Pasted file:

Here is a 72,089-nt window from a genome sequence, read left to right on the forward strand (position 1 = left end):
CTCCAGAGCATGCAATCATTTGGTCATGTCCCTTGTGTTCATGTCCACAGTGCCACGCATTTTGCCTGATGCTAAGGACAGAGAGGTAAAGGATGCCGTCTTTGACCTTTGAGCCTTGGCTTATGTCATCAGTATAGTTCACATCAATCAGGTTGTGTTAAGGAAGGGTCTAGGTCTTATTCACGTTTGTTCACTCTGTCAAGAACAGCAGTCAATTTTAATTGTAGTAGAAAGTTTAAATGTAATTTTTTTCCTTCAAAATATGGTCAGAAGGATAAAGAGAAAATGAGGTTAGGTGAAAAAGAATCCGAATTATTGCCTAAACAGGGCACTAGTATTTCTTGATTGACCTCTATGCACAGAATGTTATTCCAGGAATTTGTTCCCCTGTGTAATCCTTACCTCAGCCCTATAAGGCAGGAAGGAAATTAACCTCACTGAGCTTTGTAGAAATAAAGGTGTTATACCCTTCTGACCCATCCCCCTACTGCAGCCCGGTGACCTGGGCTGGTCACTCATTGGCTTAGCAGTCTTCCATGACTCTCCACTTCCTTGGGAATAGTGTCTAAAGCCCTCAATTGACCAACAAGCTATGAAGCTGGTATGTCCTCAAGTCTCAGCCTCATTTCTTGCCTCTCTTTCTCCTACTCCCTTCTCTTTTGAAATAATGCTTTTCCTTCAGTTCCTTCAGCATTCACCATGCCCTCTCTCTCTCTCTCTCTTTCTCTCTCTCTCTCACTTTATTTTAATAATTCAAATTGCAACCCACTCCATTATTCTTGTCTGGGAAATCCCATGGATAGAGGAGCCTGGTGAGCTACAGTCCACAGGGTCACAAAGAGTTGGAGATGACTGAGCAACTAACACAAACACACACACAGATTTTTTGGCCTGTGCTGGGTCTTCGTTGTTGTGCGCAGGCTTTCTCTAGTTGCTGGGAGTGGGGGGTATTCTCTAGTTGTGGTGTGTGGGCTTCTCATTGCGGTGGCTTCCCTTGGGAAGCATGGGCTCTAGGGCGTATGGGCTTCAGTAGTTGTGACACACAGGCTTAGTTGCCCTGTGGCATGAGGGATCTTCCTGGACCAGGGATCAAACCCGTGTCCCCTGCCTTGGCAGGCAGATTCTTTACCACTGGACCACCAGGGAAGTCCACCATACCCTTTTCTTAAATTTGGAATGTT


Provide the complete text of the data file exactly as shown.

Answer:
Here is a 72,089-nt window from a genome sequence, read left to right on the forward strand (position 1 = left end):
CTCCAGAGCATGCAATCATTTGGTCATGTCCCTTGTGTTCATGTCCACAGTGCCACGCATTTTGCCTGATGCTAAGGACAGAGAGGTAAAGGATGCCGTCTTTGACCTTTGAGCCTTGGCTTATGTCATCAGTATAGTTCACATCAATCAGGTTGTGTTAAGGAAGGGTCTAGGTCTTATTCACGTTTGTTCACTCTGTCAAGAACAGCAGTCAATTTTAATTGTAGTAGAAAGTTTAAATGTAATTTTTTTCCTTCAAAATATGGTCAGAAGGATAAAGAGAAAATGAGGTTAGGTGAAAAAGAATCCGAATTATTGCCTAAACAGGGCACTAGTATTTCTTGATTGACCTCTATGCACAGAATGTTATTCCAGGAATTTGTTCCCCTGTGTAATCCTTACCTCAGCCCTATAAGGCAGGAAGGAAATTAACCTCACTGAGCTTTGTAGAAATAAAGGTGTTATACCCTTCTGACCCATCCCCCTACTGCAGCCCGGTGACCTGGGCTGGTCACTCATTGGCTTAGCAGTCTTCCATGACTCTCCACTTCCTTGGGAATAGTGTCTAAAGCCCTCAATTGACCAACAAGCTATGAAGCTGGTATGTCCTCAAGTCTCAGCCTCATTTCTTGCCTCTCTTTCTCCTACTCCCTTCTCTTTTGAAATAATGCTTTTCCTTCAGTTCCTTCAGCATTCACCATGCCCTCTCTCTCTCTCTCTCTTTCTCTCTCTCTCTCACTTTATTTTAATAATTCAAATTGCAACCCACTCCATTATTCTTGTCTGGGAAATCCCATGGATAGAGGAGCCTGGTGAGCTACAGTCCACAGGGTCACAAAGAGTTGGAGATGACTGAGCAACTAACACAAACACACACACAGATTTTTTGGCCTGTGCTGGGTCTTCGTTGTTGTGCGCAGGCTTTCTCTAGTTGCTGGGAGTGGGGGGTATTCTCTAGTTGTGGTGTGTGGGCTTCTCATTGCGGTGGCTTCCCTTGGGAAGCATGGGCTCTAGGGCGTATGGGCTTCAGTAGTTGTGACACACAGGCTTAGTTGCCCTGTGGCATGAGGGATCTTCCTGGACCAGGGATCAAACCCGTGTCCCCTGCCTTGGCAGGCAGATTCTTTACCACTGGACCACCAGGGAAGTCCACCATACCCTTTTCTTAAATTTGGAATGTT